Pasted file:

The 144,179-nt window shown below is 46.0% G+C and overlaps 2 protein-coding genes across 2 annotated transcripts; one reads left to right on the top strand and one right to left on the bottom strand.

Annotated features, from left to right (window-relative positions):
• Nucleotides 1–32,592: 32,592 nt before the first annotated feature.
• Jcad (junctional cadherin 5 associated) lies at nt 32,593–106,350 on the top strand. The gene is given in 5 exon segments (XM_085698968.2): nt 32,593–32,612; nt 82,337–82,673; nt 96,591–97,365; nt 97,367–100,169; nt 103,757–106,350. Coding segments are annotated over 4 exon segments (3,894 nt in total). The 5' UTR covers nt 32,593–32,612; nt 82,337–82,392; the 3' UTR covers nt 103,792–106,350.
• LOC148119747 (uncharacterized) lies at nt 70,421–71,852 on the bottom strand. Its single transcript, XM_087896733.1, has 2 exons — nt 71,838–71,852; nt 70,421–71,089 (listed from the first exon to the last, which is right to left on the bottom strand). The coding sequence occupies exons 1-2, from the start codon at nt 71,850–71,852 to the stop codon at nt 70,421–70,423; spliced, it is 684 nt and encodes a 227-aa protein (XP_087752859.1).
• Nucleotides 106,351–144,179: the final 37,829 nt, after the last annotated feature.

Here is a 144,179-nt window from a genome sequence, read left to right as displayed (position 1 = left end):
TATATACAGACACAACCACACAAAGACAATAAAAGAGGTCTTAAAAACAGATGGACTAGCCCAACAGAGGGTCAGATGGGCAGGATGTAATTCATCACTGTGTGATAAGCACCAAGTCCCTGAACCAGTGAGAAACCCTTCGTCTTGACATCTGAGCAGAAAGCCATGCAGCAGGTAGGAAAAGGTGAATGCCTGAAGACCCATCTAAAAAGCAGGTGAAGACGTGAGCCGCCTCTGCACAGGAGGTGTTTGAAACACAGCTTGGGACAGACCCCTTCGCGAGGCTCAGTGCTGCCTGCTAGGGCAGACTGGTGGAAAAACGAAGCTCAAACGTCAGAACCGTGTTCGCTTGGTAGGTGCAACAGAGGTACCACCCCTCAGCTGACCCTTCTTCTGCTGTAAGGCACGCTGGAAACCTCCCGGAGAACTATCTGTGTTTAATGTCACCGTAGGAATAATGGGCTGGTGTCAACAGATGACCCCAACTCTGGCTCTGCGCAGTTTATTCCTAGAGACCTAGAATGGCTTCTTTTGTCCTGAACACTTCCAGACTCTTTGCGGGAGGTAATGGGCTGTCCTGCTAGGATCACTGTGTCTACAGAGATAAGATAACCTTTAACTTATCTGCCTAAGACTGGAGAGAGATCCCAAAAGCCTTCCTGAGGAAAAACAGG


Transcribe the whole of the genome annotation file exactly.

The 144,179-nt window shown below is 46.0% G+C and overlaps 2 protein-coding genes across 2 annotated transcripts; one reads left to right on the top strand and one right to left on the bottom strand.

Annotated features, from left to right (window-relative positions):
• Nucleotides 1–32,592: 32,592 nt before the first annotated feature.
• Jcad (junctional cadherin 5 associated) lies at nt 32,593–106,350 on the top strand. The gene is given in 5 exon segments (XM_085698968.2): nt 32,593–32,612; nt 82,337–82,673; nt 96,591–97,365; nt 97,367–100,169; nt 103,757–106,350. Coding segments are annotated over 4 exon segments (3,894 nt in total). The 5' UTR covers nt 32,593–32,612; nt 82,337–82,392; the 3' UTR covers nt 103,792–106,350.
• LOC148119747 (uncharacterized) lies at nt 70,421–71,852 on the bottom strand. Its single transcript, XM_087896733.1, has 2 exons — nt 71,838–71,852; nt 70,421–71,089 (listed from the first exon to the last, which is right to left on the bottom strand). The coding sequence occupies exons 1-2, from the start codon at nt 71,850–71,852 to the stop codon at nt 70,421–70,423; spliced, it is 684 nt and encodes a 227-aa protein (XP_087752859.1).
• Nucleotides 106,351–144,179: the final 37,829 nt, after the last annotated feature.

Here is a 144,179-nt window from a genome sequence, read left to right as displayed (position 1 = left end):
TATATACAGACACAACCACACAAAGACAATAAAAGAGGTCTTAAAAACAGATGGACTAGCCCAACAGAGGGTCAGATGGGCAGGATGTAATTCATCACTGTGTGATAAGCACCAAGTCCCTGAACCAGTGAGAAACCCTTCGTCTTGACATCTGAGCAGAAAGCCATGCAGCAGGTAGGAAAAGGTGAATGCCTGAAGACCCATCTAAAAAGCAGGTGAAGACGTGAGCCGCCTCTGCACAGGAGGTGTTTGAAACACAGCTTGGGACAGACCCCTTCGCGAGGCTCAGTGCTGCCTGCTAGGGCAGACTGGTGGAAAAACGAAGCTCAAACGTCAGAACCGTGTTCGCTTGGTAGGTGCAACAGAGGTACCACCCCTCAGCTGACCCTTCTTCTGCTGTAAGGCACGCTGGAAACCTCCCGGAGAACTATCTGTGTTTAATGTCACCGTAGGAATAATGGGCTGGTGTCAACAGATGACCCCAACTCTGGCTCTGCGCAGTTTATTCCTAGAGACCTAGAATGGCTTCTTTTGTCCTGAACACTTCCAGACTCTTTGCGGGAGGTAATGGGCTGTCCTGCTAGGATCACTGTGTCTACAGAGATAAGATAACCTTTAACTTATCTGCCTAAGACTGGAGAGAGATCCCAAAAGCCTTCCTGAGGAAAAACAGG